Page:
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Last updated: August 21. 2014 4:25PM - 295 Views
By Mark Bell Spectator’s Eye



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It’s always good to start any journey going toward the light, so we begin our tour of the NFL’s other conference the same as we began the first, by taking a right turn on the compass.


The Philadelphia Eagles have the most potential for immediate success. Quarterback Nick Foles appears to be on the cusp of performances best described as “Brady-esque.” Head coach Chip Kelly’s zone-read schemes appear to be a perfect fit for the skill set in Foles’ brain.


As an added bonus, running back LeSean McCoy has few peers in his ability to navigate tight spaces. All the workhorse yardage he piled on last year didn’t seem to wear him down, but nobody can do that in the NFL for very long so he will be getting help this year from the quick feet of Darren Sproles. These two factors together mean the Eagles have more game-breaking potential, helped considerably by the fact they have one of the best offensive lines in the league.


While their defense is still in transition personnel-wise to a 3-4 scheme, they definitely should be improved but a long way from being reliably stout. Look for them to take more chances and try to be more disruptive and opportunistic, which is a really good thing in this game.


When it comes to the unmeasurable intangibles, the overall positive attitude and almost collegial character of the team is evidenced by the report that every single member of the squad attended the voluntary off-season training activities. These guys believe in what they are doing and want to succeed. With an approach like that, it’s hard not to see them finishing anywhere other than in first place.


I guess it’s hard not to jump on the Dallas Cowboys next, but when you’ve got no defense to speak of you’ve really got no chance at all. Even with all the things offensive talents like Tony Romo and Dez Bryant can accomplish — all the fireworks you can throw out there and show off on the big screen replays — it won’t matter if you can’t stop anybody. No matter how spectacular your pyrotechnics get, if you get them wet they sputter, and that offense is going to get dumped on like they’re an ALS charity.


Expect a constant stream of drama again from the owner’s box because this franchise is as much an ego project as it is a professional football team. It’s one reason why they are stuck at the 8-8 plateau. This year the guess is the poor Cowboys don’t even make it to the final week to have something totally unexpected go horribly wrong. If you can’t see a last place finish coming, you need to visit the optometrist.


And if the Cowboys are bad, what about the Indians? Washington’s new head coach Jay Gruden’s newly-installed playbook will take some time to smooth out. First he must make sure Robert Griffin III is not a candidate for more orthopedic surgery. The Redskins have given Griffin plenty of offensive weapons. Now he has to just make smart use of them and understand incompletions and punts are not intrinsically bad things. Probably the key to that professional revelation will be the running of Alfred Morris to encourage Griffin to remain in the pocket as much as possible and keep that knee stable.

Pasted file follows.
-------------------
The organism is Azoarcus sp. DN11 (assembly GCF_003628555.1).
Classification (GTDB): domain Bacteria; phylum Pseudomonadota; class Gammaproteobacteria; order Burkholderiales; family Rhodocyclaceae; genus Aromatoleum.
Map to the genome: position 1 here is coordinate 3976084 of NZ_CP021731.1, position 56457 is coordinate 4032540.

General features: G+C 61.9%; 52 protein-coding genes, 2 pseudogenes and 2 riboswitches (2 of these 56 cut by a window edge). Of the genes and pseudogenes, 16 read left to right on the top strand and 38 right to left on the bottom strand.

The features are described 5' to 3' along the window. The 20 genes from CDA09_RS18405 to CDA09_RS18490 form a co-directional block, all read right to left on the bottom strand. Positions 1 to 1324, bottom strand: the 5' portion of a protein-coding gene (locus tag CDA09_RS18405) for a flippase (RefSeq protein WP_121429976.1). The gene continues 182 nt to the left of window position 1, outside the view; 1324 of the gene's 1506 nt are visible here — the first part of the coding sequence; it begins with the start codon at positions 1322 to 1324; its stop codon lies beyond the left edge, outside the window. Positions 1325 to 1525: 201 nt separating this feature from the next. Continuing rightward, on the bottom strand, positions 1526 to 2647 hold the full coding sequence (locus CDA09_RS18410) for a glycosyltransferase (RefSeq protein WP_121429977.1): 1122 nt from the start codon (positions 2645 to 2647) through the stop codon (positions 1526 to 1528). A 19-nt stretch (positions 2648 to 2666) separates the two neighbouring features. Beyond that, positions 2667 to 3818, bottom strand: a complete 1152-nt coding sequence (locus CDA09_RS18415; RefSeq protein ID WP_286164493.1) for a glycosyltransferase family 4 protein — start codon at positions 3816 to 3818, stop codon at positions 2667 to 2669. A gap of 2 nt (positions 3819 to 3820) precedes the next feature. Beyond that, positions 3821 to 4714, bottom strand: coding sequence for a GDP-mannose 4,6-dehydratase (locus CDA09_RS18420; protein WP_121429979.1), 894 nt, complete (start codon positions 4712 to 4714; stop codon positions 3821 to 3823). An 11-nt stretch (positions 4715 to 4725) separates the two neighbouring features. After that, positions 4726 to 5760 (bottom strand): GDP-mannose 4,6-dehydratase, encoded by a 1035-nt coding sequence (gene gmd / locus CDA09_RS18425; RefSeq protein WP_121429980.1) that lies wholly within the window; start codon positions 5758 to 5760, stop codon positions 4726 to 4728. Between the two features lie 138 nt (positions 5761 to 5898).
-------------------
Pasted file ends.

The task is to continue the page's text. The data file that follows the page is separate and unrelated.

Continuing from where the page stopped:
Their defense should be average or a little better up front, which is a great improvement over last year’s tepid performance. What’s really scary is the mess in their secondary. Given the quarterbacks in their division, without an overpowering pass rush (which they surely don’t have) these guys are not going to cover well enough long enough to keep points off the board. Everybody in this division is primed for playing shootouts, but only one has a real shot to win consistently that way and it’s not the team in D.C., who will be fortunate to finish third.


The New York Giants surprised everyone with their free fall into oblivion the first six weeks of the season. Everybody has their eyes on quarterback Eli Manning’s recent troubles, but it’s all on the lines for Big Blue. It’s true there will be a new offensive scheme for Manning to get comfortable with — the control-passing or “West Coast” offense (that really got its start in Cincinnati when Bill Walsh was schooling Ken Anderson in the early 1980s).


Multiple receiver sets are not something Giants fans are used to seeing, but if they don’t get too ambitious with it too early and can minimize the mistakes, it could be a productive offense. They bought some tools with aggressive moves in the free agent market, which is also something Giant fans are also not used to seeing.


The key will be in rebuilding the offensive and defensive lines. Last year on offense they could not protect the passer nor open running lanes, hence four new starters among the five positions. The defense suffered a big loss when Justin Tuck opted to move in free agency, but coach Tom Coughlin has a knack and history of making solid defensive personnel choices.


Early on the strength of the defense will be in the secondary, which made a nice pickup when they added Dominique Rodgers-Cromartie to a unit that was already very good. If there’s more speed up front, and the line’s health holds up, solid coverage on the backside will allow the front seven to gain confidence from a few extra sacks that have always been a defining characteristic of the team.


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